Fun! I've taken this plan and converted it to a technology project. Originally I presented it as a challenge project for a group of kids who knew Tech4Learning Twist. Then I taught it to another group who didn't know Twist, now I'm in the process of working it up for kids to do with Adobe Illustrator. Thank you for your post.ReplyDelete
I did this with my grandkids. We used card stock cut into greeting card size, 5 x 6 and with 5 dots. We use colored pencils and just built up the color so the lead wouldn't break from pushing too hard. Went quick and looked great. The kids then had a greeting card that could be a framed piece. Thanks for the great idea!ReplyDelete
Just did this with the girls in my art class and they LOVED it. Thanks so much for sharing this great project!!ReplyDelete
me encanta entos garabatos... quisiera hacerlo en le grado quinto...seria tan amable de ayudarme con el proyecto.... muchas gracias....ReplyDelete
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Love this. Very relaxing. I'm adding it to my zen doodle collection. Thanks for sharing.ReplyDelete
Can you do more or less dots. Because I have one more then necessary.ReplyDelete
Yep..you can do more or less.Delete
Simple and so beautifull.ReplyDelete
Thank you for sharing. I would like to try this with my art classes as well.ReplyDelete
That is so coolReplyDelete
This is a fantastic project that is bound to excite kids. This would be a great summer art project for kids to work on.ReplyDelete
You are my hero!!!!!!!!!!!!!!!!!!!!!!!!!!!!!!!!!!!!!!!!!!!!!!!!!!!!!!!!!!!!!!!!!!!!!!!!!!!!!!!!!!!!!!!!!!!!!!!!!!!!ReplyDelete
Love this project Mr. E!!! Any chance of a video clip for this? My example isn't coming out so great.ReplyDelete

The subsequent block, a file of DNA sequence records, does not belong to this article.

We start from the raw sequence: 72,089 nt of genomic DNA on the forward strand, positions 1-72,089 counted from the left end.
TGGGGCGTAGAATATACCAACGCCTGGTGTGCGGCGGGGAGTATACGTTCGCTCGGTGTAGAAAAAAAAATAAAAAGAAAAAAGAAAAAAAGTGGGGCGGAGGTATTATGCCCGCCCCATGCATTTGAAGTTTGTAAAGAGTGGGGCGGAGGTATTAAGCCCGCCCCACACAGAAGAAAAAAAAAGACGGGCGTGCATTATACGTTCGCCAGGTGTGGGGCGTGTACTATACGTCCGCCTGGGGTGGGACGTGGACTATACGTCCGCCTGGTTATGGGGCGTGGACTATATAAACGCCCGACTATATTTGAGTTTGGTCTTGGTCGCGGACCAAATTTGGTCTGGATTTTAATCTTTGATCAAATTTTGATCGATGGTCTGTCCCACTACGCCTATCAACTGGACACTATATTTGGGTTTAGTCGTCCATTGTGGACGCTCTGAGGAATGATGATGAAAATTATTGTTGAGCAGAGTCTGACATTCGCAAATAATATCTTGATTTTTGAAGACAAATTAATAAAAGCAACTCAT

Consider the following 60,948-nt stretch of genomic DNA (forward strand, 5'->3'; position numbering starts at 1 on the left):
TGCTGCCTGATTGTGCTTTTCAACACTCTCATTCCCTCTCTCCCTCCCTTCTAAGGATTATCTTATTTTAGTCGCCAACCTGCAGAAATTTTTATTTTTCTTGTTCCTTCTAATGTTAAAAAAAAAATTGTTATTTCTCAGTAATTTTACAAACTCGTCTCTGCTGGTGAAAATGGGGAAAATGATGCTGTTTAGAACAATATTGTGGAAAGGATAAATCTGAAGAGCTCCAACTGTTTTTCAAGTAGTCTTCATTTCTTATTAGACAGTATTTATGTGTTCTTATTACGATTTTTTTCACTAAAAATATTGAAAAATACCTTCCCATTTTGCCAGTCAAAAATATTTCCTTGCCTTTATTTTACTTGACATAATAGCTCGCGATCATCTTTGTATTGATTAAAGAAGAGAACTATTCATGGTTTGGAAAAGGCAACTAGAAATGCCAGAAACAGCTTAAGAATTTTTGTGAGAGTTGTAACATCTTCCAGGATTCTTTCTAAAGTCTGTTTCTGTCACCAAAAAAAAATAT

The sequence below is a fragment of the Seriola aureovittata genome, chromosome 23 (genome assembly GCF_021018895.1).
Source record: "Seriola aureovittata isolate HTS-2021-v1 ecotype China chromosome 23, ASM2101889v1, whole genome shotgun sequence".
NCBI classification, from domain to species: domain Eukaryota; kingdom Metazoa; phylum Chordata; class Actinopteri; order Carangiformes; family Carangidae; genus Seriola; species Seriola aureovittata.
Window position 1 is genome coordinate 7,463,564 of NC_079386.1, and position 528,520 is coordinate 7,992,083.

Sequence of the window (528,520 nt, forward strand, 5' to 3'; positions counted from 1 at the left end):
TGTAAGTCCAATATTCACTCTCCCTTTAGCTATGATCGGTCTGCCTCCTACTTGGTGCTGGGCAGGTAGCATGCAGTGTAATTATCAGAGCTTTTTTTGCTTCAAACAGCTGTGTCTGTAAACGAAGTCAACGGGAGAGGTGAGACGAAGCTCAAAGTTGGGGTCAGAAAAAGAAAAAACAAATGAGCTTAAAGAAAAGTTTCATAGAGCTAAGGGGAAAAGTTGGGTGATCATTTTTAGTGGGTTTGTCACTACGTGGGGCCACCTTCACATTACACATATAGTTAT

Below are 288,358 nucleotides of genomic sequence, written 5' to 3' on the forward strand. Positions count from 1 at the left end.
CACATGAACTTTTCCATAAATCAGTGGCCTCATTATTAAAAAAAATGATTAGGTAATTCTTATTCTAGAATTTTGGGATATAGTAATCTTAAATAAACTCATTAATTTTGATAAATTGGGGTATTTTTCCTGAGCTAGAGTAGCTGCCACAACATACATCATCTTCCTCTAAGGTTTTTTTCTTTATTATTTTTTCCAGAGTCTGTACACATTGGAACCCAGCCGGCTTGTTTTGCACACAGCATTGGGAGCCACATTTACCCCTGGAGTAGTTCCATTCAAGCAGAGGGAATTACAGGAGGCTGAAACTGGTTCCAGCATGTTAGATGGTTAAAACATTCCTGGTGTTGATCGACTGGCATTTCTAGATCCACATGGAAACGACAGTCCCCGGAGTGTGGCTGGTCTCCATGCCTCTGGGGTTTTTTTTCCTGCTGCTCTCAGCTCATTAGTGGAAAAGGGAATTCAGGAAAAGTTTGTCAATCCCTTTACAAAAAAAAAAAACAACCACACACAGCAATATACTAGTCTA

This is still one of my favorite projects of all times. I think it was the reason I first found your blog. I haven't done this with my students in a few years; I think it might be time.ReplyDelete
do you take away the lineReplyDelete
Thanks for sharing this. My 10 yr old daughter spent most of yesterday working on her design. I will blog about it soon and will be sure to link back to you.ReplyDelete
I did this in art class and another really cool way to do this is to start of with out a line but a almost flower shape in the middle of the paperReplyDelete
Not sure if this has been asked already but do you use a regular fine point Sharpie or the super fine that's on the double ended Sharpies? Thanks!ReplyDelete
Regular Sharpie.....are they considered fine?Delete
Yep, the regular ones say fine. Thanks for the reply, I can't wait to make one of these. :)Delete
How many 45 min. class periods do you think it would take for 5th graders to complete - working on 9x12" paper with 8 dots. (I'm working on my long term sub lesson plans) Thanks!ReplyDelete
Depends on your sub...if they can "push" the students to do the best work possible. I'd say 3 classes for majority.Delete
Thanks for sharing...I am a mature student studying abstract art and an I'm really excited as to how I can incorporate this using canvas and acrylics...I have also got grandies and will love showing them how to do this :)ReplyDelete
What prompt did you give them for colouring? They can pick what they want? Or one colour as to be same.. Like I notice a lot of blue but different colours with the blueReplyDelete
What kind of prompt did you give to colour in the art? Same colours over and over as a pattern? Can the new column but different coloursReplyDelete
cooooooooooooooooooooL!!!!!!!!!!!!!!!!!!!!!!!!!!!Line art looks really funReplyDelete
I'm a student so thanks for this amazing piece!!! by the way, can I show my parents how to do this trick?ReplyDelete
Bet they would love it!!! :)Delete
I love this! I've done it quite a few times with classes over the last few years and it's a hit every time. The first group I did this activity with back in 2014 renamed it 'unicorn poo' :)ReplyDelete